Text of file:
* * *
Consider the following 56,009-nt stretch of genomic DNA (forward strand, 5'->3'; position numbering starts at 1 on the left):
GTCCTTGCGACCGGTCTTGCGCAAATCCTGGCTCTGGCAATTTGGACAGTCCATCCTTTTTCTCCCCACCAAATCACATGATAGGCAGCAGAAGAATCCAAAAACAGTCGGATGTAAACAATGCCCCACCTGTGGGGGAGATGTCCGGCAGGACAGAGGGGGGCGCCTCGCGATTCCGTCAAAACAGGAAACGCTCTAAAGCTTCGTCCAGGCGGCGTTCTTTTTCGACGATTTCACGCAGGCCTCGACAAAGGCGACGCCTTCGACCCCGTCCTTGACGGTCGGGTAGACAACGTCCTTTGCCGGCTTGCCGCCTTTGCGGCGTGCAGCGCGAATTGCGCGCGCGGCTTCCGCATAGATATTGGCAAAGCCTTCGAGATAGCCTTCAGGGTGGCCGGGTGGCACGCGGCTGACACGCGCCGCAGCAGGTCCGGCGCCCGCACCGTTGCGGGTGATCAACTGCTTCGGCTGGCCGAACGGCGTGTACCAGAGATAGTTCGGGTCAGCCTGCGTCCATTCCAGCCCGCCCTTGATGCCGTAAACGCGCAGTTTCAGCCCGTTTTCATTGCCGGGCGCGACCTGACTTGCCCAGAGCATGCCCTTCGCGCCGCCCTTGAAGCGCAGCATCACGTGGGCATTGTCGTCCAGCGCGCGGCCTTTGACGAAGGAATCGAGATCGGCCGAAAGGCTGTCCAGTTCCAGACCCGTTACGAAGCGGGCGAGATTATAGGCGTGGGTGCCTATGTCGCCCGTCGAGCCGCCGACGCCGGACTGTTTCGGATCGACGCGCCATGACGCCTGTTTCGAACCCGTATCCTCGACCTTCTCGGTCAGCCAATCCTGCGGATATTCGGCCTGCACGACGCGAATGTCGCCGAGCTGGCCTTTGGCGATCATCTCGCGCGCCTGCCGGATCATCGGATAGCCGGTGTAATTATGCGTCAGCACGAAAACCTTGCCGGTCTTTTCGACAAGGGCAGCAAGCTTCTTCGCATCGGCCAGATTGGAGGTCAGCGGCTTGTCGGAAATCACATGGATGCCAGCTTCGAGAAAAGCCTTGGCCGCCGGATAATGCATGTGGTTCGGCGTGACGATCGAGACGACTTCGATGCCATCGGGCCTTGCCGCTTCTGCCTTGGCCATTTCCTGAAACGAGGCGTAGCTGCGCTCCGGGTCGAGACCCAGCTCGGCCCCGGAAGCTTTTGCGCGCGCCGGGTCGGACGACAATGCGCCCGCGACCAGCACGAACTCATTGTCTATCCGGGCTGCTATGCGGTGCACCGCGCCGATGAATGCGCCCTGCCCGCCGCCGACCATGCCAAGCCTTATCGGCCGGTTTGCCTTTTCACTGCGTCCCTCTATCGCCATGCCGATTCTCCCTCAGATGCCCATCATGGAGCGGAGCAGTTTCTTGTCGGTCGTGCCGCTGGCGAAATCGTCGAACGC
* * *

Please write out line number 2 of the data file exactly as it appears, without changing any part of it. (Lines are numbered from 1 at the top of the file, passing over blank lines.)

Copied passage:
GTCCTTGCGACCGGTCTTGCGCAAATCCTGGCTCTGGCAATTTGGACAGTCCATCCTTTTTCTCCCCACCAAATCACATGATAGGCAGCAGAAGAATCCAAAAACAGTCGGATGTAAACAATGCCCCACCTGTGGGGGAGATGTCCGGCAGGACAGAGGGGGGCGCCTCGCGATTCCGTCAAAACAGGAAACGCTCTAAAGCTTCGTCCAGGCGGCGTTCTTTTTCGACGATTTCACGCAGGCCTCGACAAAGGCGACGCCTTCGACCCCGTCCTTGACGGTCGGGTAGACAACGTCCTTTGCCGGCTTGCCGCCTTTGCGGCGTGCAGCGCGAATTGCGCGCGCGGCTTCCGCATAGATATTGGCAAAGCCTTCGAGATAGCCTTCAGGGTGGCCGGGTGGCACGCGGCTGACACGCGCCGCAGCAGGTCCGGCGCCCGCACCGTTGCGGGTGATCAACTGCTTCGGCTGGCCGAACGGCGTGTACCAGAGATAGTTCGGGTCAGCCTGCGTCCATTCCAGCCCGCCCTTGATGCCGTAAACGCGCAGTTTCAGCCCGTTTTCATTGCCGGGCGCGACCTGACTTGCCCAGAGCATGCCCTTCGCGCCGCCCTTGAAGCGCAGCATCACGTGGGCATTGTCGTCCAGCGCGCGGCCTTTGACGAAGGAATCGAGATCGGCCGAAAGGCTGTCCAGTTCCAGACCCGTTACGAAGCGGGCGAGATTATAGGCGTGGGTGCCTATGTCGCCCGTCGAGCCGCCGACGCCGGACTGTTTCGGATCGACGCGCCATGACGCCTGTTTCGAACCCGTATCCTCGACCTTCTCGGTCAGCCAATCCTGCGGATATTCGGCCTGCACGACGCGAATGTCGCCGAGCTGGCCTTTGGCGATCATCTCGCGCGCCTGCCGGATCATCGGATAGCCGGTGTAATTATGCGTCAGCACGAAAACCTTGCCGGTCTTTTCGACAAGGGCAGCAAGCTTCTTCGCATCGGCCAGATTGGAGGTCAGCGGCTTGTCGGAAATCACATGGATGCCAGCTTCGAGAAAAGCCTTGGCCGCCGGATAATGCATGTGGTTCGGCGTGACGATCGAGACGACTTCGATGCCATCGGGCCTTGCCGCTTCTGCCTTGGCCATTTCCTGAAACGAGGCGTAGCTGCGCTCCGGGTCGAGACCCAGCTCGGCCCCGGAAGCTTTTGCGCGCGCCGGGTCGGACGACAATGCGCCCGCGACCAGCACGAACTCATTGTCTATCCGGGCTGCTATGCGGTGCACCGCGCCGATGAATGCGCCCTGCCCGCCGCCGACCATGCCAAGCCTTATCGGCCGGTTTGCCTTTTCACTGCGTCCCTCTATCGCCATGCCGATTCTCCCTCAGATGCCCATCATGGAGCGGAGCAGTTTCTTGTCGGTCGTGCCGCTGGCGAAATCGTCGAACGC